"Finger all right?"
"Yeah, fine," I said and smiled, waving the bandage.
"Lovely view," he said. "I bet this is exquisite at nightfall."
"Nightfall, dawn, bright summer days and the middle of winter," I answered. He smiled again and gathered up his pack. I found my bag and slung it across my shoulder, giving a last nod to Cato and a look of warning to Shakespeare.
We went out the door and I pulled it closed, listening to the still frantic twitters of far too many small birds, somewhere out behind the house. They were growing louder, and I hoped we got away before they came to talk to me. Then I remembered that while I rely on magic to keep the place safe, David didn't know it. So I foraged around in my purse looking for the house key. I didn't actually find it, but I found another key and pretended it was the one, using magic to mask the truth.
The morning tasted of pine and wood smoke from some place down the hill. A nuthatch swept past me, twittering still.
"Big wings, big wings, fly, fly, fly!"
I just waved it away and followed David down the rock-lined path to where his fancy Subaru sat side-by-side with my beat up old Jeep. I almost winced at the comparison, but I suspected he wouldn't judge me or the car by how it looked.
The Jeep runs mostly on magic. The engine looks and acts like a real engine, though it runs without gas. I stop now and then and pretend to fill up, just for show. The pieces for the car were all hand-formed by my cousin, who took considerable pains to make it look real. Why go to this trouble rather than buying one off a lot? Because a real Jeep worked with technology and any fae using it would have to damp down her natural powers or risk everything blowing up. This way I could still run around town like a human without being powerless. Besides, cutting off our natural powers isn't easy or practical for long stretches of time.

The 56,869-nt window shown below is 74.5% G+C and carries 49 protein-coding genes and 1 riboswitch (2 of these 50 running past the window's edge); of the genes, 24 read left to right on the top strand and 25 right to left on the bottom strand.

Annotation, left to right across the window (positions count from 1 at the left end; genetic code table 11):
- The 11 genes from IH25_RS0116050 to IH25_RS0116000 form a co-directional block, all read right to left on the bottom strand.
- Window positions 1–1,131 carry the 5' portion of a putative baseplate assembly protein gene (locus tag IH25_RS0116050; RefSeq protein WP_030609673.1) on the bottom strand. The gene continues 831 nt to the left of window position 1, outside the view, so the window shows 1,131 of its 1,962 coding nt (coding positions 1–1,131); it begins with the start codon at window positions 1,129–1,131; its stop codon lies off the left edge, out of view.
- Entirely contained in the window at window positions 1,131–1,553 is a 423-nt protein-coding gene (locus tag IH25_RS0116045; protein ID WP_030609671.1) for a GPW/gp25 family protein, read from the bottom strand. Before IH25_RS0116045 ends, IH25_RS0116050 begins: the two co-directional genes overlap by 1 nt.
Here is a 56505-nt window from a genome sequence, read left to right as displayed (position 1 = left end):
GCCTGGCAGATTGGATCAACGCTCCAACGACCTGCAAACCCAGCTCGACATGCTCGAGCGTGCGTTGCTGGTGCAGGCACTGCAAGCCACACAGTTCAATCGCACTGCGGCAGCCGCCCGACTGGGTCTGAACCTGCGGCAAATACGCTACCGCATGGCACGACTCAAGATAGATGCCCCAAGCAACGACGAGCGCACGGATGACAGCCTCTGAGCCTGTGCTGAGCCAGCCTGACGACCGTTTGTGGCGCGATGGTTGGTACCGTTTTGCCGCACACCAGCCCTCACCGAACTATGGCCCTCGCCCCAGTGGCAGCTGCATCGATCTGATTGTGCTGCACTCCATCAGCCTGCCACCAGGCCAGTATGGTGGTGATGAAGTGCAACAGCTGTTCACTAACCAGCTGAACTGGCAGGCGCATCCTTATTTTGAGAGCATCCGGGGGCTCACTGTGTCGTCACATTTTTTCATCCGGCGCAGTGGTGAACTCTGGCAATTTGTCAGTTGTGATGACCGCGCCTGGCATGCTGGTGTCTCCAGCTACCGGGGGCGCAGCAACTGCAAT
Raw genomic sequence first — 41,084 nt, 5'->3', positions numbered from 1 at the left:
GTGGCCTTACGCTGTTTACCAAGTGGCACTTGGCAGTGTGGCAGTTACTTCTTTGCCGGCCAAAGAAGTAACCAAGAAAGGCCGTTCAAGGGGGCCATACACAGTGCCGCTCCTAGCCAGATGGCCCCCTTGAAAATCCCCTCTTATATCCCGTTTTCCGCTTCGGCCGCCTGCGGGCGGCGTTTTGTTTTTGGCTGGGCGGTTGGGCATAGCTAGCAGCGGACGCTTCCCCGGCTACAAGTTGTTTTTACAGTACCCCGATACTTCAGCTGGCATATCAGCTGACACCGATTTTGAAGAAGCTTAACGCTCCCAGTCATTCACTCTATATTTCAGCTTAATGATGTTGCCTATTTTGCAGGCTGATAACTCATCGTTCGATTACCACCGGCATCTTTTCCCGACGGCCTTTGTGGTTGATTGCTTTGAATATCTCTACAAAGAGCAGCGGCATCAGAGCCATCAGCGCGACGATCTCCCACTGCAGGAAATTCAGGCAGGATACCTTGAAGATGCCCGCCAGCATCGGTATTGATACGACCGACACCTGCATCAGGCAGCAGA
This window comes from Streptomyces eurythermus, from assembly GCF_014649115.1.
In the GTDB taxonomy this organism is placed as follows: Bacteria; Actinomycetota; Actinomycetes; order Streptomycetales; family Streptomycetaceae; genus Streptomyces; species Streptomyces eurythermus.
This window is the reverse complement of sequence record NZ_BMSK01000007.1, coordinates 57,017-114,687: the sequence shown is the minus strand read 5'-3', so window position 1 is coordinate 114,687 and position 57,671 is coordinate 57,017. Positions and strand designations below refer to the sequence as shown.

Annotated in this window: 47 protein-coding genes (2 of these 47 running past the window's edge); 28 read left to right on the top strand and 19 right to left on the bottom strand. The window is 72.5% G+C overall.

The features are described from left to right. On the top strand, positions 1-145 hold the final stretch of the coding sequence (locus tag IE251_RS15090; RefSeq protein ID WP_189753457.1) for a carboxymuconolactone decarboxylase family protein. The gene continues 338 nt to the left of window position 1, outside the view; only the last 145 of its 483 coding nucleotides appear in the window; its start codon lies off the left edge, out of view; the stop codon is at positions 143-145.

The car is also equipped with baffles so non-fae can ride in it and not have their fancy watches and PDAs die on them. That made even putting the photography equipment in the back safe from the car and from me.
As we reached the car a couple more nuthatches swept past me, panic growing again. I waved them on, but as I opened the driver side door a flock of nuthatches flew up into the air, at least a hundred of them, twittering in panic as they took off down the hillside.
David looked at me, surprised.
"Birdfeeders behind the house," I hastily explained.
"Ah." He opened his door.
Before we could get into the car more birds rose into the air, the din of their yells growing louder. A few lifted up over the house, and then more, then hundreds -- a thousand? Most were nuthatches -- still screaming about big wings -- but I saw several other small birds caught in the panicked swarm that literally covered the sky. For a heartbeat they blocked out the sun before the birds turned toward town and flew to the west. I watched in shock and a little dismay, and then finally turned back to David.
"Must cost you a fortune in bird food," he said.